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It has been found (from missions like the Long Duration Exposure Facility, LDEF) that some metals, especially tin and cadmium in solders, used in space-electronics assemblies, form crystal whiskers over time, which lead to short circuits in the circuitry when the whiskers reach other components or tracks.

What mitigation procedures are in place to prevent whisker growth?

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    $\begingroup$ ...other than epoxy? $\endgroup$ – SF. Feb 8 '16 at 2:03
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    $\begingroup$ I don't have an answer, but NASA has quite a bit of information on the topic at nepp.nasa.gov/whisker $\endgroup$ – Tristan Mar 20 '17 at 21:43
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    $\begingroup$ @Tristan the CSA has a bit of information as well: youtu.be/94-puZit3DA $\endgroup$ – uhoh Mar 21 '17 at 3:12
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Often, electrical systems prone to whisker growth are coated with a 2-3 millimeter layer of polymer (called a conformal coat); this not only prevents growth of whiskers, but also prevents any loose electrical contacts from creating short circuits. There are many benefits that are associated with doing this. Another likely cause of crystalline whisker growth may be residual stress of the circuit after the solder has been electroplated; thus, several strategies, such as using dip-soldering, or hot-oil reflow, are used to release the tension.

One of the better strategies for mitigating tin-whisker growth, however, is to simply avoid tin-zinc solders; this, however, may not be the most viable option as replacements aren't exactly the same.

More detail can be found on this site.

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    $\begingroup$ Conformal coating provide tons of other advantages though, like resistance to atomic oxygen in orbit and water vapor before launch. $\endgroup$ – Schlusstein Mar 22 '17 at 0:33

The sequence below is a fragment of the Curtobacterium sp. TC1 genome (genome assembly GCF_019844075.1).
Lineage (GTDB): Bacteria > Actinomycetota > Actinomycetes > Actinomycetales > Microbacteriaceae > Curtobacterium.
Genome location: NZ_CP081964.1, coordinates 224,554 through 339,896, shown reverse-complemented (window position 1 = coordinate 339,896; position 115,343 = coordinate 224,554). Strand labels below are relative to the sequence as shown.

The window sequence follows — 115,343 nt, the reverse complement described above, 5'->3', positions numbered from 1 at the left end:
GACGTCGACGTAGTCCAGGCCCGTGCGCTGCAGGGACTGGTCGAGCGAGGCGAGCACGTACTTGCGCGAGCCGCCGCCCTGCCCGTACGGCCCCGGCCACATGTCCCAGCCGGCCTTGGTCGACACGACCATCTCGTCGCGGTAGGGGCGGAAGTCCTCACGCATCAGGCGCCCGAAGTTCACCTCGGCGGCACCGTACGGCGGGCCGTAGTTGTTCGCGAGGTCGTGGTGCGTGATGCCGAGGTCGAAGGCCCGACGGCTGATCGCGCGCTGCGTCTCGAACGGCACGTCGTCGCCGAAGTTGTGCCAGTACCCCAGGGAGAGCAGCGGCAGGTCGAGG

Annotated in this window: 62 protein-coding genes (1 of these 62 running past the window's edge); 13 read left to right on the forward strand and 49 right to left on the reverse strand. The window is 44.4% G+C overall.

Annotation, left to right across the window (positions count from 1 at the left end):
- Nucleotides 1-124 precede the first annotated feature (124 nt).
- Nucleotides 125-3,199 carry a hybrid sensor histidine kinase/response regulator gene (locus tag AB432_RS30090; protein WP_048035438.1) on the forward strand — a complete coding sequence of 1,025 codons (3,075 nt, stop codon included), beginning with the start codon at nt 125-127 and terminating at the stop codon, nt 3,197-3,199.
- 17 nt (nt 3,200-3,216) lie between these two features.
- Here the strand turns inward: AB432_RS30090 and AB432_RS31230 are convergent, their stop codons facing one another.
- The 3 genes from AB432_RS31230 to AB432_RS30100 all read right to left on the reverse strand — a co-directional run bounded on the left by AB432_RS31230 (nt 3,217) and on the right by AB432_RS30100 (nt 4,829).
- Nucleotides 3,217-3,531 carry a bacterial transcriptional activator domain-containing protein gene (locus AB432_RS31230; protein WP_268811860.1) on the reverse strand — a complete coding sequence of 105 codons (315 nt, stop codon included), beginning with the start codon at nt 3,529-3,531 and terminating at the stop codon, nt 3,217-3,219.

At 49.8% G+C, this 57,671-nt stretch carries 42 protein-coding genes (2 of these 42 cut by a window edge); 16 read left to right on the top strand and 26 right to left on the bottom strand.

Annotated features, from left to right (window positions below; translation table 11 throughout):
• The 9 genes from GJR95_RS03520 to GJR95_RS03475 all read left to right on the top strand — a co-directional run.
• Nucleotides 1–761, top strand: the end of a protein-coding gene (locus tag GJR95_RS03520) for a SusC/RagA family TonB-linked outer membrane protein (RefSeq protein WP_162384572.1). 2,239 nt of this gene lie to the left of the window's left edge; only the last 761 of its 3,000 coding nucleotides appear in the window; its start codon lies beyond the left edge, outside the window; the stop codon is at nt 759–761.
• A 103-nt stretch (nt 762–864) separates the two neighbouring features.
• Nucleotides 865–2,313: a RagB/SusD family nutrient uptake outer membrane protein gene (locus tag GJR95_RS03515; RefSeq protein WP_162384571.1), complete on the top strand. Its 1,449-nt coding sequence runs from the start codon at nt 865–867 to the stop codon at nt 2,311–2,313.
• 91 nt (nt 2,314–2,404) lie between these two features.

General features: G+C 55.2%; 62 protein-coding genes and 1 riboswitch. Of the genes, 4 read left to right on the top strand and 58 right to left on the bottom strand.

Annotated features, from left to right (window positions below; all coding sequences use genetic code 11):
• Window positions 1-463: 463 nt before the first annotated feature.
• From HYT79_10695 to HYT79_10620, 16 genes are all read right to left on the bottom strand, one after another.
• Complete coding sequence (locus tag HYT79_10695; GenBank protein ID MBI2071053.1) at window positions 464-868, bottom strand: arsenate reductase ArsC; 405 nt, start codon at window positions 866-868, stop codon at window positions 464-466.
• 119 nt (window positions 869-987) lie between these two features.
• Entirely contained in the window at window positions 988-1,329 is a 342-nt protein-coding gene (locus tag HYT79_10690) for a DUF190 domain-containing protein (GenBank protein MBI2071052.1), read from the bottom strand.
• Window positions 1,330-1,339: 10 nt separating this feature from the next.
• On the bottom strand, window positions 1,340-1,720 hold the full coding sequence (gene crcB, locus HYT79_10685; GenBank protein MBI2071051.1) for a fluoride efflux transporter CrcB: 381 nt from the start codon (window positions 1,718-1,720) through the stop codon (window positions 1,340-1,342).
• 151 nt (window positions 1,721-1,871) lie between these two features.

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    $\begingroup$ @rebeccazh If you can find the time to add some links confirming these methods are actually used to prevent whisker growth, this could be a good answer. Please consider editing. Welcome to the site $\endgroup$ – OrangePeel52 Mar 22 '17 at 13:55
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    $\begingroup$ To reiterate the last point, often another mitigation is simply to not use these materials. For instance, device legs will often be de-tinned. $\endgroup$ – Paul Norridge Mar 22 '17 at 21:26
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Conformal coatings mostly, just like on Earth. A thin polymer layer impedes problematic whiskers principally by confining them to the inside of the coating.

Theses links confirm that NASA has a large interest in the study of conformal coatings and likes to use them. The first one includes pictures of whiskers that formed under coatings towards the end. https://nepp.nasa.gov/whisker/reference/tech_papers/2006-Woodrow-Conformal-Coating-PartII.pdf
This is a presentation about from NASA about the hazards of whiskers and how they are mitigated.
https://ntrs.nasa.gov/archive/nasa/casi.ntrs.nasa.gov/20070021449.pdf
This one just lists some companies that NASA uses for confomal coatings. Possibly of interest.
http://blog.paryleneconformalcoating.com/blog/nasa-conformal-coating-companies

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    $\begingroup$ +1 for research, but please note that link-only answers are discouraged, partly due to link-rot risks. (Example of answer recently deleted for this reason and the explanation) You're probably partially covered here by adding several, and ones that have managed to stay alive for a decade. But if you can include a bit of relevant information in the form of block quotes or images, that would greatly improve the quality of your answer. $\endgroup$ – uhoh Mar 21 '17 at 3:58
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    $\begingroup$ This could be a good answer if some explanation and excerpts from the links were added. Please consider expanding this answer. $\endgroup$ – OrangePeel52 Mar 22 '17 at 13:57

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